Those people are counted as unemployed per se, and the BLS does take into account seasonal and non-seasonal employment and separately identifies them. Note that many of the seasonally employed also have full time employment (or they may be underemployed or employed part-time).

Quote:
Originally Posted by Willy702 View Post
5. Those out of work because of lacking needed skills.
Well, now you're making things up, again.

That is not an issue for unemployment and in any event, it's a Market Economics issue. If you want to interfere in the Market; you will be gently corrected by the Inviolable Laws of Economics. Some examples in recent history:

1) Key-punch operators made $14/hour (the equivalent today of $45/hour) until high-schools started offering courses in key-punch operation flooding the market with key-operators and driving wages down to $2.35/hour (minimum wage at the time). Home computers did the rest of the damage.

2) Book-keepers made nice wages and book-keeping was a nice part-time job for house-wives who could work 16 to 20 hours per week and earn $10/hour without a college degree. Thanks to public schools who started teaching book-keeping, the market was flooded with book-keepers in the mid-to-late 1970s driving wages down to $5/hour (still a nice wage in 1980). The poor quality of book-keepers cranked out by the public schools resulted in employers insisting that book-keepers have college degrees.

3) Data-entry also was a respectable paying job until public schools flooded market with data-entry operators driving wages down to just about minimum wage.

4) OTR truck drivers earned $60,000/year until the Reagan Administration allowed student loans to be used at driving schools which flooded the market with drivers knocking wages down to $25,000/year.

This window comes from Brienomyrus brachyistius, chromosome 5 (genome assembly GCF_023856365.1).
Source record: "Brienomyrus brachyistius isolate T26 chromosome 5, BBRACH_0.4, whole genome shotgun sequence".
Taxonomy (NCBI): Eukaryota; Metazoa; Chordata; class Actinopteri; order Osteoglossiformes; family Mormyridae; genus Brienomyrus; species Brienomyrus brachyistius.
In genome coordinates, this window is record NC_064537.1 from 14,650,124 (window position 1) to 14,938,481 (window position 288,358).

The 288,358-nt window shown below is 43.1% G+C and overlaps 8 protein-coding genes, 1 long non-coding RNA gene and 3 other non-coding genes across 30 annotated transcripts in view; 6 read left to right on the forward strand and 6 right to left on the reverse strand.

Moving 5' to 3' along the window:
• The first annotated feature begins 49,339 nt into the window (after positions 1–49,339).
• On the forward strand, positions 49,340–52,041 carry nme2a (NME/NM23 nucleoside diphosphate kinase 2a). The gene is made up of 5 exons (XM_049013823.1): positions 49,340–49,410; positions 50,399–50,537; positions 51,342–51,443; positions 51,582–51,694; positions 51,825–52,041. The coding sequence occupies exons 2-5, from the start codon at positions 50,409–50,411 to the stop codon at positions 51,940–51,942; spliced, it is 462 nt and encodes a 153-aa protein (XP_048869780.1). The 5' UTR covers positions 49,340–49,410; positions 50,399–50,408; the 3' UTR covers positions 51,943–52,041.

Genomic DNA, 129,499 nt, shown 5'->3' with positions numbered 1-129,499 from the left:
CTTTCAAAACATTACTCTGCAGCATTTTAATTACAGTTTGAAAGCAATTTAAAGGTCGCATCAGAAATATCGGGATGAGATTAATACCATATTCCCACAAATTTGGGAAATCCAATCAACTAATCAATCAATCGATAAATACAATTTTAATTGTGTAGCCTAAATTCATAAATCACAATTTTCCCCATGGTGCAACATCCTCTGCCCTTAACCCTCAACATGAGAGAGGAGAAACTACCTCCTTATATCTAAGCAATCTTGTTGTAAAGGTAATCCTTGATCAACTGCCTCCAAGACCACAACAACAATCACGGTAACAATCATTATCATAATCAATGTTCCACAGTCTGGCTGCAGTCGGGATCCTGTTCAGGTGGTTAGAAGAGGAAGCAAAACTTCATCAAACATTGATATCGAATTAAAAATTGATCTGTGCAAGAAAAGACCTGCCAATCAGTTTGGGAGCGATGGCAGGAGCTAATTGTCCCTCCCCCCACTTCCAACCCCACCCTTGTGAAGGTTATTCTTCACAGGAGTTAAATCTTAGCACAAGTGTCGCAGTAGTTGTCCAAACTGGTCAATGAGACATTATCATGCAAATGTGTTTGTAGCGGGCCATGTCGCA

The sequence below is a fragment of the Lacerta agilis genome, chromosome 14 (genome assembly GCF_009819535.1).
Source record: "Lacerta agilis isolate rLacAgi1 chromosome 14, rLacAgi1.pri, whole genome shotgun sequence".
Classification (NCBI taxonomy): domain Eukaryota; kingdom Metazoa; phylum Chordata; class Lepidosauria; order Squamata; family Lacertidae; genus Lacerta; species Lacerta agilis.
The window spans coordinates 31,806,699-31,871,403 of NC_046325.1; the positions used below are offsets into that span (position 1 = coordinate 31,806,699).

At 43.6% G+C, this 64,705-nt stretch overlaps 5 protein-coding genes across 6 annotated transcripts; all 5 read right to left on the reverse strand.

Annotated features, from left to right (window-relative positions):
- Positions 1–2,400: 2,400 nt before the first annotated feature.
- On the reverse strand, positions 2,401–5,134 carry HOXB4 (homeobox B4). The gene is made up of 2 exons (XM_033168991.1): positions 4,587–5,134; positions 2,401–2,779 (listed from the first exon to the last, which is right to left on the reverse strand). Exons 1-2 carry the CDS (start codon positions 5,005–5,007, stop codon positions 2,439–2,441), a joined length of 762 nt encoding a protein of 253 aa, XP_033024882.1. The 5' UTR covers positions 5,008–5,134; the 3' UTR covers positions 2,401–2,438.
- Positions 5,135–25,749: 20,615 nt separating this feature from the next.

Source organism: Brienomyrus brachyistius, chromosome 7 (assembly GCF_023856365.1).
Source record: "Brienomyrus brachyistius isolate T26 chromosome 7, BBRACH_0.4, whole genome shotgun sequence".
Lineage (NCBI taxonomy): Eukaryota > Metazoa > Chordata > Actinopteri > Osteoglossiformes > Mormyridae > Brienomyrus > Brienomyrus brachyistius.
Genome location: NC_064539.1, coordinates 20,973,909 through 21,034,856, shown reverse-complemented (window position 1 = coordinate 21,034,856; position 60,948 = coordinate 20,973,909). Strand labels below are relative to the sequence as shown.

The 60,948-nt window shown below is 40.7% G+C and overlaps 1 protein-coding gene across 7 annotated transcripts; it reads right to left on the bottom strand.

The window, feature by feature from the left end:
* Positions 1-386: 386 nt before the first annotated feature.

The point is government should stay out of the job-training business since the only thing government does is corral people into a set of job skills in a market flooded with competitors who drive wages down and ultimately the skills become both unattractive and useless.
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Old 11-29-2010, 08:35 AM
 
Location: Victoria TX
42,661 posts, read 78,822,139 times
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Let's just stop measuring it, and have a universal pool from which everyone receives a salary even if there no job that needs to be done at the moment. Adjust revenue so that there is always enough in the pool.

Unless you can continue to justify an economy in which the national profit is divided up among the number of people required to generate it, with none left there for the rest of us.
The farmer who starves his idle mule in the winter will have no-one to pull the plow in the spring.
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Old 11-29-2010, 02:43 PM
 
4,724 posts, read 3,785,921 times
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It's amazing that so many people are attempting to make their complaining sound as though they are really interested in seeking solutions to our most pressing social problems. The OP is obviously gunning for some agreement with his not so hidden contention that any way we slice it unemployment figures must be inflated due to faulty computation models. The sorry truth of the matter is that the data provided by the BLS is usually supporting for a lower number of unemployed because that's the expedient nature of political denial.
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Old 11-29-2010, 04:08 PM
 
86,870 posts, read 84,258,436 times
Reputation: 62604
Quote:
Originally Posted by Willy702 View Post
For those who believe unemployment numbers are somehow incorrect, how should we deal with the following issues in counting the unemployed? What other conditions could be brought up which makes counting the unemployed nearly impossible?

1. Underemployed people. Those who can only get part time work, but want full time work. But isn't this sometimes wishful thinking? Besides aren't some part time workers part time by choice? How do you count these?

2. Underpaid people. Those who work at a job under their needed or desired wage. But doesn't 90% of the population claim they are not paid enough? This one is far too dicey to even fathom a calculation.

3. Those too discouraged to look for work. I feel for them, but how can you count someone as unemployed if they aren't even trying? What if someone decides to take a few months off now for the holidays and get back to it in January, should they be part of the calcuation? Not to mention there are usually some estimates of how big a pool of people this is so one could count them, albeit with dubious accuracy, anyways.